Inside you’ll find: All the tools you’ll need to put together an awesome homeschool geography curriculum.
Your kids rocked their math lesson, read some great books, and loved their science experiment.
You’re feeling pretty good about your homeschool day. Then you remember with a stab of guilt, the often overlooked subject of GEOGRAPHY. Groan.
If it sounds dry and monotonous, let me show you some easy ways to make geography come alive for you and your students!
Remember that history and geography are indelibly linked. If you don’t include geography in your homeschool history, you’re likely to end up with more of a black and white picture of the past, than a vividly colorful one.
So choose fantastic history books (we LOVE Beautiful Feet Books) and you’ll find your students asking geography questions quite naturally!
There are also tons of living, rich fictional books that get kids interested in land and sea formations.
Any book by Holling C Hollings is a slam dunk for living geography books. We loved Paddle-to-the-Sea (about the great lakes region and St. Lawrence river). Now we’re in the middle of reading Tree in the Trail about the Santa Fe Trail, native Americans and western expansion. There’s also Pagoo (tide pools) Seabird (world geography) and Minn of the Mississippi (Mississippi river). The illustrations will have you staring for a VERY long time!
Give Your Child the World: Raising Globally Minded Kids One Book at a Time This is a book for you mama! A fantastic book list divided by global regions as well as age groups. I’ve found it very helpful!
2. Puzzles in the Shape of the Countries
After playing with these puzzles, my mom remarked, “I feel like I understand SO much better how everything fits together, literally!” It’s weird, but something about the tactile, kinetic input, makes assembling puzzles one of the best ways to really grasp geography.
But they can be quite expensive (they’re made out of high quality wood!) We found some made out of high quality cardboard, but sadly they’re no longer made. I’ve also had many folks recommend the GeoPuzzles – World Map & Jigsaw Puzzle as a decent middle ground alternative.
3. Draw It
To really become competent with geography, students need to interact with maps.
One way to do this is with the series of books called Draw the World: An Outline of Continents and Oceans. They also have specific books for different locations, like Draw the USA. With just five minutes of work here and there, students are able to accurately draw the political maps of the world. My boys aren’t quite old enough yet, but a lot of my homeschooling buddies RAVE about this series and we plan to start using it soon.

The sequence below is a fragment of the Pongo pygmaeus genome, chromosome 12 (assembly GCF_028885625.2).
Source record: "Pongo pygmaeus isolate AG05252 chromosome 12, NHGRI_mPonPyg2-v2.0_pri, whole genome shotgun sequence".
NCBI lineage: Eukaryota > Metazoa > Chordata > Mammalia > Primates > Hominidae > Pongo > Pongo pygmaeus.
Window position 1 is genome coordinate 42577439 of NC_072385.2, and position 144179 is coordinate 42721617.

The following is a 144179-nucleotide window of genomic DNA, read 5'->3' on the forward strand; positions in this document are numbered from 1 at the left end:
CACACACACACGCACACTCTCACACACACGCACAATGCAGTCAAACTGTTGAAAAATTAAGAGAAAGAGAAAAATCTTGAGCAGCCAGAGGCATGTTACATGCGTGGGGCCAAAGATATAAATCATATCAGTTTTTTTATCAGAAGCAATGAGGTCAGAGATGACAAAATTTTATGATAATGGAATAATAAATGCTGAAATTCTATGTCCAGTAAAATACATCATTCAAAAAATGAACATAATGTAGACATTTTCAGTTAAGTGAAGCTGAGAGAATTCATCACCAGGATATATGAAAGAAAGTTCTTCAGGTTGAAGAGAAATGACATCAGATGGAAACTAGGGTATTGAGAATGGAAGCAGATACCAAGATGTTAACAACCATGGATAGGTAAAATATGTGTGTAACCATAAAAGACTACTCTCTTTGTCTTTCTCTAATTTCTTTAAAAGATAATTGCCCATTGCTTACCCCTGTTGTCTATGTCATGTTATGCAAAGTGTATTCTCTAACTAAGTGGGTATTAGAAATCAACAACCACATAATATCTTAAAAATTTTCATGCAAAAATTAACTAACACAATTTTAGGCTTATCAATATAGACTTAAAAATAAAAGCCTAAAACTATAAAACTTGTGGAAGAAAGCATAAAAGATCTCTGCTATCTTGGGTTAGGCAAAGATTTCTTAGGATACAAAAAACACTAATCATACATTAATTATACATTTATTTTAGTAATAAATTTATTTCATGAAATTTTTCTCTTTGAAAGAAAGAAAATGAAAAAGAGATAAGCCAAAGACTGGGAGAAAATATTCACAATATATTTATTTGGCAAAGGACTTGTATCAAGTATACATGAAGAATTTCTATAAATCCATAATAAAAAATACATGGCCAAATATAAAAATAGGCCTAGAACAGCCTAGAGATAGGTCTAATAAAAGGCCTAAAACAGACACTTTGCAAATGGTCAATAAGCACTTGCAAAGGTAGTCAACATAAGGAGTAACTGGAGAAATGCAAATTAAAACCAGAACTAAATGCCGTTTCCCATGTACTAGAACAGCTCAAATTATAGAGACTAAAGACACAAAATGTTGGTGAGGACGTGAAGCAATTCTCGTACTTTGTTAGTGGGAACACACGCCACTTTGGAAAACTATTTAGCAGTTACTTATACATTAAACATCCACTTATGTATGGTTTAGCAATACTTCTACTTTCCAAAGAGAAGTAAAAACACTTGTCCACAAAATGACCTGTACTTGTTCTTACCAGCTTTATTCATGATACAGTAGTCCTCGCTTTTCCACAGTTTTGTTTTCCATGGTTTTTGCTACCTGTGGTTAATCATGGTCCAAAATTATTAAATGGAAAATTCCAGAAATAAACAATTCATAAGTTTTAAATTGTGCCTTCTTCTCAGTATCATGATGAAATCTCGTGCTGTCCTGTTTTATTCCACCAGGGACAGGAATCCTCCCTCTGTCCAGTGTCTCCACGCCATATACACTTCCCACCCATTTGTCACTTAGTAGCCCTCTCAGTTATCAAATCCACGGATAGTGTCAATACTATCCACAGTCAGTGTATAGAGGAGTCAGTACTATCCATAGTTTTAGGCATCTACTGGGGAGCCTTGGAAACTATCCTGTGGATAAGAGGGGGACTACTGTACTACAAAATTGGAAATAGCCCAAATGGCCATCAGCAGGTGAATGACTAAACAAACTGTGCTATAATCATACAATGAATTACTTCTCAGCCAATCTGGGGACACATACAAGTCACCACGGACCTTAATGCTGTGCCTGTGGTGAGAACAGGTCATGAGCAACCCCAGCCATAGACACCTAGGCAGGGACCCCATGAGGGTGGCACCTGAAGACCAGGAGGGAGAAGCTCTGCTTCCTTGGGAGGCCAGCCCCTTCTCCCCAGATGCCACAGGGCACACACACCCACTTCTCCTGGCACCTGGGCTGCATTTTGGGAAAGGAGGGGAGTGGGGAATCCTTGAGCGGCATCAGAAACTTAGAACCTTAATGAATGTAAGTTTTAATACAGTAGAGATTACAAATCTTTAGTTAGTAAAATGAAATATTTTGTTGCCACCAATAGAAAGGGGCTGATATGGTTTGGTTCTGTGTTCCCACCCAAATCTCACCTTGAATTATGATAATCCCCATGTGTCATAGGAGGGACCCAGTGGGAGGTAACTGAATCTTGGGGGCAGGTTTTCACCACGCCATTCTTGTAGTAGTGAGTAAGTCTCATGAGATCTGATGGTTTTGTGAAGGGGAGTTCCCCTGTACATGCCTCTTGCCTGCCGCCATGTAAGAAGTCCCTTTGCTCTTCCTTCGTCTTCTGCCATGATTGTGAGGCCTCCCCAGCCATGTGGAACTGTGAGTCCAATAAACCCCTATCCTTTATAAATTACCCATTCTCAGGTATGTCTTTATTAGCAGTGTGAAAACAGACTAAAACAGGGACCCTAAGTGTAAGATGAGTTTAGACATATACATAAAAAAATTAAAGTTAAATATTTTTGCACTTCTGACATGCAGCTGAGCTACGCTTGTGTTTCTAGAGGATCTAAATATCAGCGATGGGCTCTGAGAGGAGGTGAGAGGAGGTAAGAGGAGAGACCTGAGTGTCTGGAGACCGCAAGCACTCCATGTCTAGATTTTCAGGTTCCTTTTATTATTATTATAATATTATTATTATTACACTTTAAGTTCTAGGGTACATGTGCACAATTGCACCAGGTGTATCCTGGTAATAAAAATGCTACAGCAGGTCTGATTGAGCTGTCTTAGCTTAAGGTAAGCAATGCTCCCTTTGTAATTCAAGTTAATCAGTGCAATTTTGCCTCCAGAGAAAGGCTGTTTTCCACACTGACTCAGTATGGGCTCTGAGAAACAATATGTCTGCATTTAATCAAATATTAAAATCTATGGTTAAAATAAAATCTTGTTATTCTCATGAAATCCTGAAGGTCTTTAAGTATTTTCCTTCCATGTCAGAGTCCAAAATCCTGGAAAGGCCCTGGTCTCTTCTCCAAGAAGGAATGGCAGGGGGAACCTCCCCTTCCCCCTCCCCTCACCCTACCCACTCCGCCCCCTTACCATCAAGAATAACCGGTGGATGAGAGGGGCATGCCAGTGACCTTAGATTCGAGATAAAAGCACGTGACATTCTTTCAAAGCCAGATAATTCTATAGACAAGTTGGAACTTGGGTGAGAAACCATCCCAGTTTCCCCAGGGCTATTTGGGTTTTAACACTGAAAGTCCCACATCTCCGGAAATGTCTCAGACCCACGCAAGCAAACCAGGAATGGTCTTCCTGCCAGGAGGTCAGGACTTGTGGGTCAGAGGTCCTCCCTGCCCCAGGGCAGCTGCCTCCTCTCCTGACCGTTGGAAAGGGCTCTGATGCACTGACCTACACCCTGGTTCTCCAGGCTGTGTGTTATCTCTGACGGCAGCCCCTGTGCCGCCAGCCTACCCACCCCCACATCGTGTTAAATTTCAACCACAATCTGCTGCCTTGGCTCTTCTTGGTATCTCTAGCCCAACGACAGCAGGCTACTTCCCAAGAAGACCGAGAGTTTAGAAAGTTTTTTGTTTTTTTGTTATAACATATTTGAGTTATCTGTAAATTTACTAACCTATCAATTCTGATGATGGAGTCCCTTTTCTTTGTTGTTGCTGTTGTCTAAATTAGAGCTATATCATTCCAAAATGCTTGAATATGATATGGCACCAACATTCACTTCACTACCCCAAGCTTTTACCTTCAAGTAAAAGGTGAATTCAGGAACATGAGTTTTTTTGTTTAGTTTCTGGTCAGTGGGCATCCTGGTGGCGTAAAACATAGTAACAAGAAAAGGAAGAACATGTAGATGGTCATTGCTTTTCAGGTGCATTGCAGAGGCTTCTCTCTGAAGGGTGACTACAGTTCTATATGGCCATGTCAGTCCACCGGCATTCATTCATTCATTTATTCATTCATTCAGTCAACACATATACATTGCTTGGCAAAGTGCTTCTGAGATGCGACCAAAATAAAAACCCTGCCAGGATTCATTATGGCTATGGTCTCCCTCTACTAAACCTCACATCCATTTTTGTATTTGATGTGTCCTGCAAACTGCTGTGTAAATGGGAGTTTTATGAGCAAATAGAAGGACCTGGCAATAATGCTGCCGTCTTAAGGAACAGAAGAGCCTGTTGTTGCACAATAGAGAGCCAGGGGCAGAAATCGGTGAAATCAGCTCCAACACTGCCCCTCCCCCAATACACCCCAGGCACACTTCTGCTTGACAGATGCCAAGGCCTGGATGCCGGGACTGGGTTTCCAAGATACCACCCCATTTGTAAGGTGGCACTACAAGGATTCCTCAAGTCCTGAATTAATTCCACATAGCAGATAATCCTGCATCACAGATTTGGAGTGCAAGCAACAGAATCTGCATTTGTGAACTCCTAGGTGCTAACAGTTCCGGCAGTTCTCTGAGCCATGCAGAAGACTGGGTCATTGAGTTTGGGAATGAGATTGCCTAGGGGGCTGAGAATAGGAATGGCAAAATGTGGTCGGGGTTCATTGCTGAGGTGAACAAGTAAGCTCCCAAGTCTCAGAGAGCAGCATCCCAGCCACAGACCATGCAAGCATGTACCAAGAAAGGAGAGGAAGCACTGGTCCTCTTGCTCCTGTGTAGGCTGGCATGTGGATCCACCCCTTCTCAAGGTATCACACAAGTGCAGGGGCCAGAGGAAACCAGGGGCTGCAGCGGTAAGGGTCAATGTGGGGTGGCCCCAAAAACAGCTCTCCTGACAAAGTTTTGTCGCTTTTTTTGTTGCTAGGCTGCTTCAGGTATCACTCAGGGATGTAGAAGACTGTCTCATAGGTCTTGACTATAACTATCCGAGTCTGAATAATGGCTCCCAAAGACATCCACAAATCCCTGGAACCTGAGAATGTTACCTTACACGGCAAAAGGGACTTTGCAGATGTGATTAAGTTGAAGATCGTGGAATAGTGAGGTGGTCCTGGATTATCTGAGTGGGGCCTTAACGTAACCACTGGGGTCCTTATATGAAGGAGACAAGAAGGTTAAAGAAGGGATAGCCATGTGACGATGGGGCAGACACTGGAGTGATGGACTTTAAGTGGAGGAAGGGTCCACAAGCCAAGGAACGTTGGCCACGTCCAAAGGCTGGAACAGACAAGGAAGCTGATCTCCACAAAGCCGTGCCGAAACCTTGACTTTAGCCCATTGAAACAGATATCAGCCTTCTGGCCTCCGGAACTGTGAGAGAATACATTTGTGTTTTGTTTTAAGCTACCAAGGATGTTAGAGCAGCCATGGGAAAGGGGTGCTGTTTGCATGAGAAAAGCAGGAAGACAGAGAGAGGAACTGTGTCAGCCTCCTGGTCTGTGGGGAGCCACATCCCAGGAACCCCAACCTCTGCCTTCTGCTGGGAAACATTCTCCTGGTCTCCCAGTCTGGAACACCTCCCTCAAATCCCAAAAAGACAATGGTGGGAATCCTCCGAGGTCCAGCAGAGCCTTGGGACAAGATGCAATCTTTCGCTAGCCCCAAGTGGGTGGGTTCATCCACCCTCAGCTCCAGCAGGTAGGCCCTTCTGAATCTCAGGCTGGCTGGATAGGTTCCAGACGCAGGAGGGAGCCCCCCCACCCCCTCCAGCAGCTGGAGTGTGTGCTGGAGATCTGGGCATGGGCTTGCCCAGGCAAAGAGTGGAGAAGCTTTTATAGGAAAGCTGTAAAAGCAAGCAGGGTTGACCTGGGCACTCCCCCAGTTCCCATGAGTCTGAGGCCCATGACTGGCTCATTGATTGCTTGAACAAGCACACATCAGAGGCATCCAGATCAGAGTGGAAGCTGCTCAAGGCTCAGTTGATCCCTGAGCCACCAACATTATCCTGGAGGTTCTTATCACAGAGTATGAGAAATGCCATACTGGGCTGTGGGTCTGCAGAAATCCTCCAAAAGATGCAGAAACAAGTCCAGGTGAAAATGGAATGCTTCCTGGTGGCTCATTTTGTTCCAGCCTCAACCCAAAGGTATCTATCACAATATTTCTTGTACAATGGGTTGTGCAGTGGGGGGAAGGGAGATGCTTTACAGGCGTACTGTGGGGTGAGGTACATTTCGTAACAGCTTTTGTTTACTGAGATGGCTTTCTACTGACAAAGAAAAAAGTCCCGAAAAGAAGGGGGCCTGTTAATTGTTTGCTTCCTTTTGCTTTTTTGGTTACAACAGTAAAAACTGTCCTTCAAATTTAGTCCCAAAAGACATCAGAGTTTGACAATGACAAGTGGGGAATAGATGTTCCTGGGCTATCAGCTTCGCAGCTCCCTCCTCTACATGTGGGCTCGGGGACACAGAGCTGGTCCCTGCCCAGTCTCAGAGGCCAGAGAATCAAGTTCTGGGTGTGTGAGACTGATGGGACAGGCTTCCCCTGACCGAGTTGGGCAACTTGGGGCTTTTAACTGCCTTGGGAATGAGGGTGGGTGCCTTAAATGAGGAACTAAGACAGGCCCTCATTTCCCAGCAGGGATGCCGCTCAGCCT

4. Map Work
I’ve saved my favorite for last. Have you heard of Pin It! Maps? They’re the ultimate in map work!
They have tons of maps that are backed by thick Styrofoam. There are bunches of pin “flags” that students place all over the map, depending on what they’re working on. The are pins for everything you can think of, from state names, state flags, cities and capitols, land formations and national parks, water features and more!
Now, there isn’t just one map for each geographic area, oh no! With the US and US history bundle, there are three LARGE 18″ by 24″ a maps that are marked with things like US History from the 1800s, Early America.
Then there are 11, yes eleven, smaller maps (still substantial at 12″ by 18″) with markings like state flags, native american tribes, battle sites from the Revelation, the War of 1812, and the Civil War. The 13 colonies have their own map and so much more.
These Pin It! Maps will grow with us all the way through high school I’m sure. Since geography touches so much of every day learning, we’ll be busting these out regularly.
Since we’re getting ready to road trip from Austin, TX to Boston, MA, we’re doing map work specific to the trip. I’ve pulled out states and cities we’ll be passing through, as well as national parks and water features we’ll be seeing (hello Niagara Falls!).